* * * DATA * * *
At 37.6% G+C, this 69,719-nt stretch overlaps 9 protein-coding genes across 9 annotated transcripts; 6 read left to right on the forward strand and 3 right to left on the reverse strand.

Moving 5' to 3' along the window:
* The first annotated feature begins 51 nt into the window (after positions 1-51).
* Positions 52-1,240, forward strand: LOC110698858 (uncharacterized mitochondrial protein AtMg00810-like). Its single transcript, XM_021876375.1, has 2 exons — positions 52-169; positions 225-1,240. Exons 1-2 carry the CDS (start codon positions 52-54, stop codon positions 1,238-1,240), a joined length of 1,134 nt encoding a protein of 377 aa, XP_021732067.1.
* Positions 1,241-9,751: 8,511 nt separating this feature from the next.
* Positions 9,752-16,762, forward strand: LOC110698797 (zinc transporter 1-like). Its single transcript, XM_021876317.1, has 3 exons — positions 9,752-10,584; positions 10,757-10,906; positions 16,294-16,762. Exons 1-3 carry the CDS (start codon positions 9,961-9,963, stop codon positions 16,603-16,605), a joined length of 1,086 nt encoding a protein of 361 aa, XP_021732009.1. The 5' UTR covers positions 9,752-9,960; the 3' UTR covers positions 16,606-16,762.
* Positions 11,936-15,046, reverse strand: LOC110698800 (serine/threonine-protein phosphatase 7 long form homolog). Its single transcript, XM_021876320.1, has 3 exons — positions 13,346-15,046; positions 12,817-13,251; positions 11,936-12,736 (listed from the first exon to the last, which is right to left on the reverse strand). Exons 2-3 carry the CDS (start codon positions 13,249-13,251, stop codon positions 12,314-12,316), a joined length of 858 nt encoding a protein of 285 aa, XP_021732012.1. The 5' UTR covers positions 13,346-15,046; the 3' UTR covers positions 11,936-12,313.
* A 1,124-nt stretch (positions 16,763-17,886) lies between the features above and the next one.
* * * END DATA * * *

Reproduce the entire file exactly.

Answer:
At 37.6% G+C, this 69,719-nt stretch overlaps 9 protein-coding genes across 9 annotated transcripts; 6 read left to right on the forward strand and 3 right to left on the reverse strand.

Moving 5' to 3' along the window:
* The first annotated feature begins 51 nt into the window (after positions 1-51).
* Positions 52-1,240, forward strand: LOC110698858 (uncharacterized mitochondrial protein AtMg00810-like). Its single transcript, XM_021876375.1, has 2 exons — positions 52-169; positions 225-1,240. Exons 1-2 carry the CDS (start codon positions 52-54, stop codon positions 1,238-1,240), a joined length of 1,134 nt encoding a protein of 377 aa, XP_021732067.1.
* Positions 1,241-9,751: 8,511 nt separating this feature from the next.
* Positions 9,752-16,762, forward strand: LOC110698797 (zinc transporter 1-like). Its single transcript, XM_021876317.1, has 3 exons — positions 9,752-10,584; positions 10,757-10,906; positions 16,294-16,762. Exons 1-3 carry the CDS (start codon positions 9,961-9,963, stop codon positions 16,603-16,605), a joined length of 1,086 nt encoding a protein of 361 aa, XP_021732009.1. The 5' UTR covers positions 9,752-9,960; the 3' UTR covers positions 16,606-16,762.
* Positions 11,936-15,046, reverse strand: LOC110698800 (serine/threonine-protein phosphatase 7 long form homolog). Its single transcript, XM_021876320.1, has 3 exons — positions 13,346-15,046; positions 12,817-13,251; positions 11,936-12,736 (listed from the first exon to the last, which is right to left on the reverse strand). Exons 2-3 carry the CDS (start codon positions 13,249-13,251, stop codon positions 12,314-12,316), a joined length of 858 nt encoding a protein of 285 aa, XP_021732012.1. The 5' UTR covers positions 13,346-15,046; the 3' UTR covers positions 11,936-12,313.
* A 1,124-nt stretch (positions 16,763-17,886) lies between the features above and the next one.